Dr Louis Chesler, Reader in Paediatric Solid Tumour Biology and Therapeutics at The Institute of Cancer Research, London, and Honorary Consultant at The Royal Marsden NHS Foundation Trust, said:
"Increasing the number of paediatric cancer trials can have enormous benefits for children with cancer, by increasing the number of drugs available to them, improving doctors' knowledge about how best to use drugs in children, and providing treatment in a best-practice clinical trial environment.
"Many cancer drugs developed for adults could be effective in children if we were able to test them in clinical trials. But the current system allows drug manufacturers to avoid testing their products in children, on the flawed grounds that adult cancers don't have direct children's equivalents even where there is a common mechanism of action."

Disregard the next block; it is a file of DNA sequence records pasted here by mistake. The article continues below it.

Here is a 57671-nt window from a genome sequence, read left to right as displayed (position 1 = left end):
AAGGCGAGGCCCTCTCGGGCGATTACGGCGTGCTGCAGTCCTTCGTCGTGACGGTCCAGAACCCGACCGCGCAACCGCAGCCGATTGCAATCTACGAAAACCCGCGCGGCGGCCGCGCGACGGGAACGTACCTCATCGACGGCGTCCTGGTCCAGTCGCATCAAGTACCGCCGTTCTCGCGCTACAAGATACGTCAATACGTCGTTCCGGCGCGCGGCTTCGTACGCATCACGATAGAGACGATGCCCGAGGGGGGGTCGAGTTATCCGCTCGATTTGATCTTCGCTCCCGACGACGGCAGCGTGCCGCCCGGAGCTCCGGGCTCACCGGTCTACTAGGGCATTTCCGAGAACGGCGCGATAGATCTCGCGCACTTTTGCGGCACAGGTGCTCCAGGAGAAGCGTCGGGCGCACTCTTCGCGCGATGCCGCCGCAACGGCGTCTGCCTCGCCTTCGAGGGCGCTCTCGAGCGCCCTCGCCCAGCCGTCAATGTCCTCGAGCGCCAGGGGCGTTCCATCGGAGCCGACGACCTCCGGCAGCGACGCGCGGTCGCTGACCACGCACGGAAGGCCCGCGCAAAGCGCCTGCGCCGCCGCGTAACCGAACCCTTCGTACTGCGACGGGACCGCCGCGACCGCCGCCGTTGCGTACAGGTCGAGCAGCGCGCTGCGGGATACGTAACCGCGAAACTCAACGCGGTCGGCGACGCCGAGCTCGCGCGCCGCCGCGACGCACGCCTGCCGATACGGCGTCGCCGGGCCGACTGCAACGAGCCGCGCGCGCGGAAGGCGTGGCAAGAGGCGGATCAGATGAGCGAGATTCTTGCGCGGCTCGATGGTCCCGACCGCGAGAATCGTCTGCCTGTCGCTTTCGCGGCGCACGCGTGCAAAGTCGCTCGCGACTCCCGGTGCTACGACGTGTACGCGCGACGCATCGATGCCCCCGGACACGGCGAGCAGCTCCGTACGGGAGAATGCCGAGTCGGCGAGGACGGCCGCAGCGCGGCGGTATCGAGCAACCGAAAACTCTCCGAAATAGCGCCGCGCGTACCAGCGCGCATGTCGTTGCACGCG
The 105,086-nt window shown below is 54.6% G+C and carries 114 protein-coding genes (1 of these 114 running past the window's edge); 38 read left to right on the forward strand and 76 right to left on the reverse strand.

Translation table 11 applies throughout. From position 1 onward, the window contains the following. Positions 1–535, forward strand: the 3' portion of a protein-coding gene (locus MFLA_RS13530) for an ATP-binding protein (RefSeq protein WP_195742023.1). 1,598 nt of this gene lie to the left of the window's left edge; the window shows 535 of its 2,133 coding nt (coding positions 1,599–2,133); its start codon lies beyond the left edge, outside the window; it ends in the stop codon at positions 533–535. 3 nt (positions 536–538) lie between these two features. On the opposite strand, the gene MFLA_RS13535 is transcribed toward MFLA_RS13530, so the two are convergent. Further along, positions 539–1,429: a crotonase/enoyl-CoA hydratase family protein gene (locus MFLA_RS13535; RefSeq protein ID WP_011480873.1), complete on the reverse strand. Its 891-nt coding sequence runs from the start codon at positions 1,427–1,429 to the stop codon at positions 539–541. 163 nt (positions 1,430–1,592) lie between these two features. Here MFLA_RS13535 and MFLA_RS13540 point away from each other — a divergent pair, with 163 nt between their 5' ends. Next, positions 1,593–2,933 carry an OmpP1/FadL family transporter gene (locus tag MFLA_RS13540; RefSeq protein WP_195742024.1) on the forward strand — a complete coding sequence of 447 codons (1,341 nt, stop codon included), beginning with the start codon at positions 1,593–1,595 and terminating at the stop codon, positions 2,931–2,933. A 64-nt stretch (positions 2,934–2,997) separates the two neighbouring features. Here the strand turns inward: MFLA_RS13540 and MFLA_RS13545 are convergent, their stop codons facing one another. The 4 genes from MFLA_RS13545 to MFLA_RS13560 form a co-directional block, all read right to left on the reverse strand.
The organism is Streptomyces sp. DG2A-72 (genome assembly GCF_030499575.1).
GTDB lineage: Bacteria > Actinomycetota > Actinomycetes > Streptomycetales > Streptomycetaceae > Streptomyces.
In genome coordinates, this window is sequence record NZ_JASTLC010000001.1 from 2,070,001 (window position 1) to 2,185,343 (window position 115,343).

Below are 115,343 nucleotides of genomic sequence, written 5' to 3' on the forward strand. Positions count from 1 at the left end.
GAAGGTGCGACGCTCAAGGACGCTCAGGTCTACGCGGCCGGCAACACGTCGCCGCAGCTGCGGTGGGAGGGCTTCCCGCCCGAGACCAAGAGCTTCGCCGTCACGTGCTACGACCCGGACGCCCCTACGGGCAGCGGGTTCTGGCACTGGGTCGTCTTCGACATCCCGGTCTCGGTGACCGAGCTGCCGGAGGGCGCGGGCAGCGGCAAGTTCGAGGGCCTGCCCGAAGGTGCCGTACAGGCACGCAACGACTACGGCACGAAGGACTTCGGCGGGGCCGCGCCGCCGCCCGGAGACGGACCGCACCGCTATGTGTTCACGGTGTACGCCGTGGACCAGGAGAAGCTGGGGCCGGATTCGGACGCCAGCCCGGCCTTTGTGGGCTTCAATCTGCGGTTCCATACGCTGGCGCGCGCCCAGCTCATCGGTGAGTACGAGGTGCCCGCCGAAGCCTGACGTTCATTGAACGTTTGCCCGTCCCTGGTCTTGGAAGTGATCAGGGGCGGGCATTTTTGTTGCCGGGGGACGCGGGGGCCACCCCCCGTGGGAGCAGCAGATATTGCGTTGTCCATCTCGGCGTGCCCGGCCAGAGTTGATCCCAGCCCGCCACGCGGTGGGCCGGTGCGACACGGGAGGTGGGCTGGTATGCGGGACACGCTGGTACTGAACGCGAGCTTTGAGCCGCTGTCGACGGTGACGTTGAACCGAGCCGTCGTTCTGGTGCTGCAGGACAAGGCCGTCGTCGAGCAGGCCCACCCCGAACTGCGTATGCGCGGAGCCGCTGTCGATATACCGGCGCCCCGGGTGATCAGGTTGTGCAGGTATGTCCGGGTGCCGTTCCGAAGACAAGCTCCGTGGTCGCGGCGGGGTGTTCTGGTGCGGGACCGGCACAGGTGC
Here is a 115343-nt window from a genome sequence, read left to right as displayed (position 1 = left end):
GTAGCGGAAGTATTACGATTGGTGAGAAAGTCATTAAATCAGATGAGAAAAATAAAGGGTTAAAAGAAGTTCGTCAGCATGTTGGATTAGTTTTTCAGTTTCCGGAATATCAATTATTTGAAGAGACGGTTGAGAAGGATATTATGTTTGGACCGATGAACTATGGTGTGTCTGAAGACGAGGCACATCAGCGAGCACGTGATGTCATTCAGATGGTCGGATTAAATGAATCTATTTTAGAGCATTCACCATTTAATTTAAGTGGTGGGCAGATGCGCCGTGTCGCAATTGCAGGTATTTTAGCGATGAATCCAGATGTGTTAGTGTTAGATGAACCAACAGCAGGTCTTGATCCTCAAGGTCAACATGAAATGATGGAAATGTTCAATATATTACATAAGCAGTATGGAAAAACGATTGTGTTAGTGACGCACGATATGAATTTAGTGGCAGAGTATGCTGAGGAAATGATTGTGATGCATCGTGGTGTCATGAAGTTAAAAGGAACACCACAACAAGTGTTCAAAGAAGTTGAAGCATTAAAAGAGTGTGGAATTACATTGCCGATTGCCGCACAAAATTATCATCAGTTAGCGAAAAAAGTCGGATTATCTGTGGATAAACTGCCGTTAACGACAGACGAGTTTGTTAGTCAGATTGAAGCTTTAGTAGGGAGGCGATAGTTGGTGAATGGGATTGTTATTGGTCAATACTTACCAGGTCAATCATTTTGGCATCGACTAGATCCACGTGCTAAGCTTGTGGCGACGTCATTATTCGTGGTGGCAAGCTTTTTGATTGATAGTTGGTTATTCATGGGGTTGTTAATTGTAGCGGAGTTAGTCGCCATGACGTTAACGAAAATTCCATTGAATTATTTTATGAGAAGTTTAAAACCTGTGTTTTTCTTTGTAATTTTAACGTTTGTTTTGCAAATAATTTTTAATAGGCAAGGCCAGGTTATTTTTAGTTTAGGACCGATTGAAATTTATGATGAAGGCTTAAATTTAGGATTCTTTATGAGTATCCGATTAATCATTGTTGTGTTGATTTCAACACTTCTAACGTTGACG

Professor Alan Ashworth, Chief Executive of The Institute of Cancer Research, London, said:
"It's essential that ground-breaking cancer treatments are tested not only in adults but also in children, whenever the mechanism of action of the drug suggests they could be effective. That requires a change to EU rules, since the current system is failing to provide children with access to new treatments that could add years to their lives.
"Modern cancer treatments are often targeted at genetic features of the tumour that may be common to a number of tumour types, and to adults' and children's cancers. That means a drug developed for a cancer in adults could also be effective against a cancer affecting a completely different part of the body in children. The way EU rules are implemented fails to take this into account."
Professor Gilles Vassal, Head of Clinical Research at Gustave Roussy and Chair of the European Consortium for Innovative Therapies for Children with Cancer, said:
"The European Paediatric Medicine regulation significantly chan
|Contact: Henry French|
Institute of Cancer Research